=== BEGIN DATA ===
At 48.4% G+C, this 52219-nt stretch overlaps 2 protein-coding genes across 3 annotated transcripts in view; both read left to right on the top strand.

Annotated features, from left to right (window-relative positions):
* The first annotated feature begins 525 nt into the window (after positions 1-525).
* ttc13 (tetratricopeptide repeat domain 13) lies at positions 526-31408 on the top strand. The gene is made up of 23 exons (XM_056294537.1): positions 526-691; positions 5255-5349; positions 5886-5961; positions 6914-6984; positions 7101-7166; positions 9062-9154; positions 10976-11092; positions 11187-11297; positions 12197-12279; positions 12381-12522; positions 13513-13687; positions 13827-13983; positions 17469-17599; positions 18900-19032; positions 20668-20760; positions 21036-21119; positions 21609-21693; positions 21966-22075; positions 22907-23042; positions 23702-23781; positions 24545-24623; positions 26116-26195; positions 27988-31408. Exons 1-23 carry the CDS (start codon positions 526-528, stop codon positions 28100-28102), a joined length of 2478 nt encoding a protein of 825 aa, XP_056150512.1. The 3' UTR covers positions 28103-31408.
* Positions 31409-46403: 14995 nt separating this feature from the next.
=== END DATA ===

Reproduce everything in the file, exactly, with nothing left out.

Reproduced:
At 48.4% G+C, this 52219-nt stretch overlaps 2 protein-coding genes across 3 annotated transcripts in view; both read left to right on the top strand.

Annotated features, from left to right (window-relative positions):
* The first annotated feature begins 525 nt into the window (after positions 1-525).
* ttc13 (tetratricopeptide repeat domain 13) lies at positions 526-31408 on the top strand. The gene is made up of 23 exons (XM_056294537.1): positions 526-691; positions 5255-5349; positions 5886-5961; positions 6914-6984; positions 7101-7166; positions 9062-9154; positions 10976-11092; positions 11187-11297; positions 12197-12279; positions 12381-12522; positions 13513-13687; positions 13827-13983; positions 17469-17599; positions 18900-19032; positions 20668-20760; positions 21036-21119; positions 21609-21693; positions 21966-22075; positions 22907-23042; positions 23702-23781; positions 24545-24623; positions 26116-26195; positions 27988-31408. Exons 1-23 carry the CDS (start codon positions 526-528, stop codon positions 28100-28102), a joined length of 2478 nt encoding a protein of 825 aa, XP_056150512.1. The 3' UTR covers positions 28103-31408.
* Positions 31409-46403: 14995 nt separating this feature from the next.